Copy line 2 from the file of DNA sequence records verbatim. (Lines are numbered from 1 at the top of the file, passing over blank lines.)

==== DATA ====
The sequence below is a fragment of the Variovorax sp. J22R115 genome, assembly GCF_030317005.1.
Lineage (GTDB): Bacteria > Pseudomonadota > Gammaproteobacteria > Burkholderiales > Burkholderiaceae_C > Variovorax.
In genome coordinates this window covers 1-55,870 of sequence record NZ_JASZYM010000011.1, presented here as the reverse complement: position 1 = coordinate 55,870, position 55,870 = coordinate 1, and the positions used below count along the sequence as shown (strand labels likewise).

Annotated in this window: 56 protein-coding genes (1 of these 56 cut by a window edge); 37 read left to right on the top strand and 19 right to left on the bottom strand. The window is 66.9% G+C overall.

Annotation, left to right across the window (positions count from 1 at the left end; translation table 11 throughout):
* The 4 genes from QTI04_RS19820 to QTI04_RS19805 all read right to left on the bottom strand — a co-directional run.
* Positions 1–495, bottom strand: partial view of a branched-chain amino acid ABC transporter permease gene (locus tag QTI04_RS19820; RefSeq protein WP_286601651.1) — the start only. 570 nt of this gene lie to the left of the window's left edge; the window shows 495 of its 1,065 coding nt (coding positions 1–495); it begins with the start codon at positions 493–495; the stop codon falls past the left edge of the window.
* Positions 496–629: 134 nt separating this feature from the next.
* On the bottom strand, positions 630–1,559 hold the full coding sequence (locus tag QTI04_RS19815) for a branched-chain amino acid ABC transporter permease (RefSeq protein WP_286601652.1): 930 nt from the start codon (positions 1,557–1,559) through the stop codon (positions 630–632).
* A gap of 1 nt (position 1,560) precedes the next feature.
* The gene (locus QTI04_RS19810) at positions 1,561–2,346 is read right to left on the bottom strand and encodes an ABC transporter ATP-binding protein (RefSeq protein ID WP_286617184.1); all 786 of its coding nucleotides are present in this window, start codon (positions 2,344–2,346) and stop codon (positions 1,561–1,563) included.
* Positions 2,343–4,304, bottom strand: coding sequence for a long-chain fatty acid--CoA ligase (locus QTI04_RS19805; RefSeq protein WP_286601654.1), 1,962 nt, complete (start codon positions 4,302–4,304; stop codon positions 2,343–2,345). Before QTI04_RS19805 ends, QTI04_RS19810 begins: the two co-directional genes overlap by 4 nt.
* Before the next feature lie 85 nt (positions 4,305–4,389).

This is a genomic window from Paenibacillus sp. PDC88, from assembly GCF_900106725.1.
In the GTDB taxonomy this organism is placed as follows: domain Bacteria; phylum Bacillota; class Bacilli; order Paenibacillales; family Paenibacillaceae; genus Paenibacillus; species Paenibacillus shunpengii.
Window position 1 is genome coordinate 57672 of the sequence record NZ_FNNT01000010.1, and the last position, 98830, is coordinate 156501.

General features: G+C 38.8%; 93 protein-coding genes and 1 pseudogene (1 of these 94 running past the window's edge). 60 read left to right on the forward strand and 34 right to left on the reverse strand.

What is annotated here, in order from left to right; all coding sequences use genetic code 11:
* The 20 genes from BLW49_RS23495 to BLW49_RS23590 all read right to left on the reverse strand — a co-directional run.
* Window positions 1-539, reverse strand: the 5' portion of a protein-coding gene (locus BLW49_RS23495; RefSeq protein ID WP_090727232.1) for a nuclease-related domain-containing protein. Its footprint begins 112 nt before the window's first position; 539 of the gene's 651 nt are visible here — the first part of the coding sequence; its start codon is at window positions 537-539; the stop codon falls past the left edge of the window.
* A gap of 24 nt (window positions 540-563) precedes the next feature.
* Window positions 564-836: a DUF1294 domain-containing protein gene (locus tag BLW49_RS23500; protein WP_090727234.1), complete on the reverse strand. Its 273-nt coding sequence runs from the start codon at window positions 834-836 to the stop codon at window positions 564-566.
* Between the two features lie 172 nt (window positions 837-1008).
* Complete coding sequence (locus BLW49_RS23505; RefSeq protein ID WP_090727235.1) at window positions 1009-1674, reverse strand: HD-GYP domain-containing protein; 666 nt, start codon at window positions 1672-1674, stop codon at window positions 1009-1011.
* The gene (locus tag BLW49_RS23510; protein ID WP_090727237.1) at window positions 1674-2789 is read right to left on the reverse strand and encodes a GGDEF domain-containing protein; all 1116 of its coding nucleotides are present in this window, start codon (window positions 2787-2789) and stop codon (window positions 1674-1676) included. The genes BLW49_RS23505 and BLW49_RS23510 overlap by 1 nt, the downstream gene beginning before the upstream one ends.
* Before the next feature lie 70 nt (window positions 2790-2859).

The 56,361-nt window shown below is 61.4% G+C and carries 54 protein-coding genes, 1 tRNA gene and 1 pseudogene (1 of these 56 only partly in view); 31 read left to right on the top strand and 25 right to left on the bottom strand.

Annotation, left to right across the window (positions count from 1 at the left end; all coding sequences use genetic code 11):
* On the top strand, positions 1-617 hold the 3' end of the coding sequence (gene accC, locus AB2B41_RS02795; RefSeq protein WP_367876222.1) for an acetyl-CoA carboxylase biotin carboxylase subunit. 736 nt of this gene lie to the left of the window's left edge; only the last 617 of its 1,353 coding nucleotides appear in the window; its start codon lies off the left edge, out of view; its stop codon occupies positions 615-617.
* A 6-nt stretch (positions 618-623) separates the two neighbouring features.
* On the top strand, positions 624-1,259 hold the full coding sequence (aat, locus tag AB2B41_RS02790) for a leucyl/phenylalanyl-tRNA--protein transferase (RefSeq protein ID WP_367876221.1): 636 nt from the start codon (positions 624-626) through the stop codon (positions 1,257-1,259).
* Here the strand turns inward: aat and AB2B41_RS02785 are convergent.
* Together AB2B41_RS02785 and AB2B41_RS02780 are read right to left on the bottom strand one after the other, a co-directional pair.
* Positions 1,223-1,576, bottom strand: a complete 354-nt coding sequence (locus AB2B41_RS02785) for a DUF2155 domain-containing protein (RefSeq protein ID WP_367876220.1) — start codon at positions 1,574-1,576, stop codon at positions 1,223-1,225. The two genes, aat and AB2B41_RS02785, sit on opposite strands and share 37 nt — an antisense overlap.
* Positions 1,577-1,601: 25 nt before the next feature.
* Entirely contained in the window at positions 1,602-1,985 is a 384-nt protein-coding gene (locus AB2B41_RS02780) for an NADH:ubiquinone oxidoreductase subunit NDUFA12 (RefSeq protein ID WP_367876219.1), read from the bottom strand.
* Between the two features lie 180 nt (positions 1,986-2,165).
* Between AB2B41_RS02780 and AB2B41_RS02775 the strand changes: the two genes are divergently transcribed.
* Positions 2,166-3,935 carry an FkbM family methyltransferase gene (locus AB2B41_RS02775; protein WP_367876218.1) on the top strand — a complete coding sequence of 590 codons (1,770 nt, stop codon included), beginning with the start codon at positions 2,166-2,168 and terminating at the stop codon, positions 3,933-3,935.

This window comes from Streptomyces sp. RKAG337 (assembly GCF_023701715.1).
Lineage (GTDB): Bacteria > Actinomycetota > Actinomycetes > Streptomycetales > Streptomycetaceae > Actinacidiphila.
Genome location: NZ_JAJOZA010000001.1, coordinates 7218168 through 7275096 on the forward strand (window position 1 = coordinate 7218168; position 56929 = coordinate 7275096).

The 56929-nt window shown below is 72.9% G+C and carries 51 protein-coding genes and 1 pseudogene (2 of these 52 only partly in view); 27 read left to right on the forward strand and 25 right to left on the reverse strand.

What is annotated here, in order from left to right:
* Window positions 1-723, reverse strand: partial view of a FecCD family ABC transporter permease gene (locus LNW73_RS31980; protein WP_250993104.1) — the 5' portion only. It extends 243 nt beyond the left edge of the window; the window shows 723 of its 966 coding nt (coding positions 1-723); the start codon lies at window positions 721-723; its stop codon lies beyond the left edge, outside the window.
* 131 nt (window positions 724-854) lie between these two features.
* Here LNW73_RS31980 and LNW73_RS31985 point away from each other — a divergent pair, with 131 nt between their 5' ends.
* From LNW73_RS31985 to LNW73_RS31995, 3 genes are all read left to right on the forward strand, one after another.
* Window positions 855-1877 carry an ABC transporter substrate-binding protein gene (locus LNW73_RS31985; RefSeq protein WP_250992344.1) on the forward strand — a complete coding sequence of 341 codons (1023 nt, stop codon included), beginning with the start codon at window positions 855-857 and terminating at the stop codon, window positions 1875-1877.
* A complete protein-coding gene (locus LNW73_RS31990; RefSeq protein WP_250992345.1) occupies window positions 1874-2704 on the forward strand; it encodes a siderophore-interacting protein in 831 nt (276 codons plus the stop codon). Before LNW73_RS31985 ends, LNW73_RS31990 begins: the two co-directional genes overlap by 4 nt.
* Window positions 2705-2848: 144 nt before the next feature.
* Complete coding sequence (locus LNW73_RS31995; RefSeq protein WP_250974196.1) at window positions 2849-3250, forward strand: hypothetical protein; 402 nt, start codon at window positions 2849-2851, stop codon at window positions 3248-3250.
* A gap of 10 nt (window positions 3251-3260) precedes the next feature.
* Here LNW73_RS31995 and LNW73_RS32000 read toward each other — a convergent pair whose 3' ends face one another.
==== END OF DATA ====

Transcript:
Lineage (GTDB): Bacteria > Pseudomonadota > Gammaproteobacteria > Burkholderiales > Burkholderiaceae_C > Variovorax.